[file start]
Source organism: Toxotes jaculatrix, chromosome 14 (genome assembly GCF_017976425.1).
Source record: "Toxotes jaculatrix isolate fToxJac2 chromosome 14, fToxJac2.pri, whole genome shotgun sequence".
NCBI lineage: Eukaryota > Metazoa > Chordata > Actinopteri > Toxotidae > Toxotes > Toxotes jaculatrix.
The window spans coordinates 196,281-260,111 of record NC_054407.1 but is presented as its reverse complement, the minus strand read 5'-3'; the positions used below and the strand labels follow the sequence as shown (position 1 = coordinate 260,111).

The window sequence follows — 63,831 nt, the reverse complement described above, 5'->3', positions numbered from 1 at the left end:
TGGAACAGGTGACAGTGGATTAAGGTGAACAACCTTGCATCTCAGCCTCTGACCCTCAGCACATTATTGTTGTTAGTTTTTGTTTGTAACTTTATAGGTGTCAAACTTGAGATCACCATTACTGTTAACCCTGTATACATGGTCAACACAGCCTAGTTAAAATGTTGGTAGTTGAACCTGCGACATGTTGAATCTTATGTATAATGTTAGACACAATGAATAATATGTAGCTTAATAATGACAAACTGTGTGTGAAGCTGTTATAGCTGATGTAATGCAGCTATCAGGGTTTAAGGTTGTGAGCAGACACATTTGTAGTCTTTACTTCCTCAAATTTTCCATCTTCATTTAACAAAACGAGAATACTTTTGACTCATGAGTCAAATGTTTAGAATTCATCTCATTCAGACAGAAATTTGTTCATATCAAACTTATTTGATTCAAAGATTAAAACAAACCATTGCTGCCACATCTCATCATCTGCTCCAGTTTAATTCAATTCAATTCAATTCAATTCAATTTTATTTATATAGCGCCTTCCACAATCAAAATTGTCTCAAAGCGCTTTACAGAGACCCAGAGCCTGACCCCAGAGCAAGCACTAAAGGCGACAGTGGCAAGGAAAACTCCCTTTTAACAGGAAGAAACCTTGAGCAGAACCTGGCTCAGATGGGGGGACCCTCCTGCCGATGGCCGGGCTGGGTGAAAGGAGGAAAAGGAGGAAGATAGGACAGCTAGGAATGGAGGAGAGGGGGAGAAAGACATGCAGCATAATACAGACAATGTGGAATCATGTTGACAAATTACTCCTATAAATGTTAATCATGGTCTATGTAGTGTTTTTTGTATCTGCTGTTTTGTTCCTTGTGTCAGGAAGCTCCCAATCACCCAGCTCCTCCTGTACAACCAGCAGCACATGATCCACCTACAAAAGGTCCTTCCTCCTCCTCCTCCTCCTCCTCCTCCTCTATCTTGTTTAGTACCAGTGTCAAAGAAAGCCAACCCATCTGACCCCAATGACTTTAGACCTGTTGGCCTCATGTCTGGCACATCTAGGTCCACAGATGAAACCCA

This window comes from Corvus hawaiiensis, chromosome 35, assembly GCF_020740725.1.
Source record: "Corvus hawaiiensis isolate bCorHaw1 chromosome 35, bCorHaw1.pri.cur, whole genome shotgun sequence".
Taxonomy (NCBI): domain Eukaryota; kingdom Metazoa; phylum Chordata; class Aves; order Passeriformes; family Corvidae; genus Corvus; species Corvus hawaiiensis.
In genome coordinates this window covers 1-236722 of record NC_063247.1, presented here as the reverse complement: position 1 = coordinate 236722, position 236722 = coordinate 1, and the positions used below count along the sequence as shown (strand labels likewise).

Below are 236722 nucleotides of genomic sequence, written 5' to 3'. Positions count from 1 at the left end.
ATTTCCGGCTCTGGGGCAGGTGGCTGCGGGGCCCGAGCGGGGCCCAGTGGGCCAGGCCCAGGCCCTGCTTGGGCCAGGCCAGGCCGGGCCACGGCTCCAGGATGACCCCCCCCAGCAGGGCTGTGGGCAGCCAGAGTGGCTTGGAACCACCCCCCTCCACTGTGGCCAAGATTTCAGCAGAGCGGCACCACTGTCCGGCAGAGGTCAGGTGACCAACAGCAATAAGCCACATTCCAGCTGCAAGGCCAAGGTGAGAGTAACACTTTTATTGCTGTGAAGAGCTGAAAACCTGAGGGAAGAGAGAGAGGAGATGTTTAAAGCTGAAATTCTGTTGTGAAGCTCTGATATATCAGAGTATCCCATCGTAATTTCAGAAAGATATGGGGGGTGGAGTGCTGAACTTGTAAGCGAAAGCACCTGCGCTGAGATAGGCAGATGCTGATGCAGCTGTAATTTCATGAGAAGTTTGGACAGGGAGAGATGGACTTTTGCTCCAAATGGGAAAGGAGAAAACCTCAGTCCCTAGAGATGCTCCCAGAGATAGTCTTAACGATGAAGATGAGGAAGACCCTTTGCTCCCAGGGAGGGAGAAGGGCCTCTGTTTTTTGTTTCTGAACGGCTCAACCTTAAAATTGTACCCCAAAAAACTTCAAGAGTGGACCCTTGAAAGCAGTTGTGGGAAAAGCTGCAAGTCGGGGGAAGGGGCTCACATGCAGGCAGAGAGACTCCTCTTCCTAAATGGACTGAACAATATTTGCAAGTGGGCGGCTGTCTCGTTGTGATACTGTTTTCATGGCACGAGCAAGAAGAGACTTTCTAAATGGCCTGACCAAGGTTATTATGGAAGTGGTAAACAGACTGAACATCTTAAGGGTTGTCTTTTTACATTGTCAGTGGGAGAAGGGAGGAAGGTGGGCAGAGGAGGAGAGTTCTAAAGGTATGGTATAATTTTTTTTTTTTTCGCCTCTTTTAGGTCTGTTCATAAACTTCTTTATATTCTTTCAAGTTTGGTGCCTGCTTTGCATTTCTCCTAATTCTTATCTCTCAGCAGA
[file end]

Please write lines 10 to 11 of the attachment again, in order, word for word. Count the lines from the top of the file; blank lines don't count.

In genome coordinates this window covers 1-236722 of record NC_063247.1, presented here as the reverse complement: position 1 = coordinate 236722, position 236722 = coordinate 1, and the positions used below count along the sequence as shown (strand labels likewise).

Below are 236722 nucleotides of genomic sequence, written 5' to 3'. Positions count from 1 at the left end.